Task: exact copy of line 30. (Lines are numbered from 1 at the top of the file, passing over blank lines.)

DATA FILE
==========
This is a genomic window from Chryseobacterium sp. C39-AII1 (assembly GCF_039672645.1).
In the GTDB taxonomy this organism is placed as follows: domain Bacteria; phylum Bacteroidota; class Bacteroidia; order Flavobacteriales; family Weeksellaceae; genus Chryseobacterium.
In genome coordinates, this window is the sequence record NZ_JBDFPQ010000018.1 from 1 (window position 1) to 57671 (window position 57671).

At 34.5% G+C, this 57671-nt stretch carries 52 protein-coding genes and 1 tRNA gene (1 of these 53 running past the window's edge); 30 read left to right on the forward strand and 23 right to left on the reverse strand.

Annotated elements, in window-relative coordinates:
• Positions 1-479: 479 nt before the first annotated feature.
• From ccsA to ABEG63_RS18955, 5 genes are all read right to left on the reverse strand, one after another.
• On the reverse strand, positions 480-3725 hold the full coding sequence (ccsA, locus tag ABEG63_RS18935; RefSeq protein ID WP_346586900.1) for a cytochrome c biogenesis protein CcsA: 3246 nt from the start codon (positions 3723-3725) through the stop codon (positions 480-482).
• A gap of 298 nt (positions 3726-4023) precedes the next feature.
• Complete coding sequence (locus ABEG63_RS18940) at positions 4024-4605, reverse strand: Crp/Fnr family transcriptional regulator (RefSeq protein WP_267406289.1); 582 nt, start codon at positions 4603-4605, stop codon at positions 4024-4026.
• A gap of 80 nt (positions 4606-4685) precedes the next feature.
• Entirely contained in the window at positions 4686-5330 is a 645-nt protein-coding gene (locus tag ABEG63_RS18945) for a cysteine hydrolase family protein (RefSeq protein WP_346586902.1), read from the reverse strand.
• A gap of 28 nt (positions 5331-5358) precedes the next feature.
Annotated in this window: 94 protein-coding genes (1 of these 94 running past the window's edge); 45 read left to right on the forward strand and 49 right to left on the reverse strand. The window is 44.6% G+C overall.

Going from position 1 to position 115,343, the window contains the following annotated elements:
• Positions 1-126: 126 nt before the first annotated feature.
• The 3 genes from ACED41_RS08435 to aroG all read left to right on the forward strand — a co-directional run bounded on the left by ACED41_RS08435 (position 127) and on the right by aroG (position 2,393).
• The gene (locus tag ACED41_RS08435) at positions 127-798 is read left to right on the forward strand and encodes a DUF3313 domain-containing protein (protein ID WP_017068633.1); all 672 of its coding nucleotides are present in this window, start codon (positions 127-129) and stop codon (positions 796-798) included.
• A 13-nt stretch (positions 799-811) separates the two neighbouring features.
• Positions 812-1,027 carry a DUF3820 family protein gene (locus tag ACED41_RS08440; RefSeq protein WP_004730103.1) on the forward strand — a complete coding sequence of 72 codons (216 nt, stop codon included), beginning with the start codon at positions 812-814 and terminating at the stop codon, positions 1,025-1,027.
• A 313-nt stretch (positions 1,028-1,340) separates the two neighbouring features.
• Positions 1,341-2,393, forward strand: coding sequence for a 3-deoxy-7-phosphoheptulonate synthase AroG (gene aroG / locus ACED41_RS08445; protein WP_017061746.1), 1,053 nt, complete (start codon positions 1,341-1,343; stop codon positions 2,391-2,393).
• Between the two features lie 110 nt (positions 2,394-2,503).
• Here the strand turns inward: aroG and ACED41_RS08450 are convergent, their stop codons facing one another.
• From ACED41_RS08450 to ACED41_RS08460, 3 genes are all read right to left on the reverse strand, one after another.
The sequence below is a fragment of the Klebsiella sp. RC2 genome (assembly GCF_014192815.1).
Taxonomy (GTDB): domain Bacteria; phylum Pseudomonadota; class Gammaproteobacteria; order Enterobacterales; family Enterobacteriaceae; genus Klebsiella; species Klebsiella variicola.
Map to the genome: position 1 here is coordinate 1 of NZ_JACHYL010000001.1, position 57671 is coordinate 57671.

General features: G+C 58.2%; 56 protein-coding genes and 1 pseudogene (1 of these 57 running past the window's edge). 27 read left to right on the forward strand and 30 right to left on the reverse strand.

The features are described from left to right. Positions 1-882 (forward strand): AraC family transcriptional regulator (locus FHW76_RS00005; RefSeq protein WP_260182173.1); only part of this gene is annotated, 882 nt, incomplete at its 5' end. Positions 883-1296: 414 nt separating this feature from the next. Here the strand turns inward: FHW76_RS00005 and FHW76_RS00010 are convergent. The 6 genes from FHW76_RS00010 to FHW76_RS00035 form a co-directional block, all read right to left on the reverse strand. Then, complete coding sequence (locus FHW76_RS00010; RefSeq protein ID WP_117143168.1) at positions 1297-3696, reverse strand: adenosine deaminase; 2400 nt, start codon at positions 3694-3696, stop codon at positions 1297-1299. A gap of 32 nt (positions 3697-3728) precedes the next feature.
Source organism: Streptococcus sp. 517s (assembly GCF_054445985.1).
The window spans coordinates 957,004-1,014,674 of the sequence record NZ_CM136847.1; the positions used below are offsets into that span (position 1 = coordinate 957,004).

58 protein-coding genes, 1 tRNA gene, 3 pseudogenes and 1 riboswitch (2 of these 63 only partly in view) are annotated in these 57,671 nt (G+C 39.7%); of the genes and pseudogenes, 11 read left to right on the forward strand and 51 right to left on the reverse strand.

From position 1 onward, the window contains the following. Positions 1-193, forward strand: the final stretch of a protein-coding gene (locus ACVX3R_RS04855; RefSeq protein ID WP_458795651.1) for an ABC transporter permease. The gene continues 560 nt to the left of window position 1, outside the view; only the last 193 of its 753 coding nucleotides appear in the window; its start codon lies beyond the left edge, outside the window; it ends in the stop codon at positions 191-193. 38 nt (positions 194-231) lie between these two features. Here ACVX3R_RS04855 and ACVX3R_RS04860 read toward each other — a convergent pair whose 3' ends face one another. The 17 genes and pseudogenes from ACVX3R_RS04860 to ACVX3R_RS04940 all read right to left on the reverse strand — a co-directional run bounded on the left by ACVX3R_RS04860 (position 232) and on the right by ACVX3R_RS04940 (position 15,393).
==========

The features are described from left to right. Positions 1-882 (forward strand): AraC family transcriptional regulator (locus FHW76_RS00005; RefSeq protein WP_260182173.1); only part of this gene is annotated, 882 nt, incomplete at its 5' end. Positions 883-1296: 414 nt separating this feature from the next. Here the strand turns inward: FHW76_RS00005 and FHW76_RS00010 are convergent. The 6 genes from FHW76_RS00010 to FHW76_RS00035 form a co-directional block, all read right to left on the reverse strand. Then, complete coding sequence (locus FHW76_RS00010; RefSeq protein ID WP_117143168.1) at positions 1297-3696, reverse strand: adenosine deaminase; 2400 nt, start codon at positions 3694-3696, stop codon at positions 1297-1299. A gap of 32 nt (positions 3697-3728) precedes the next feature.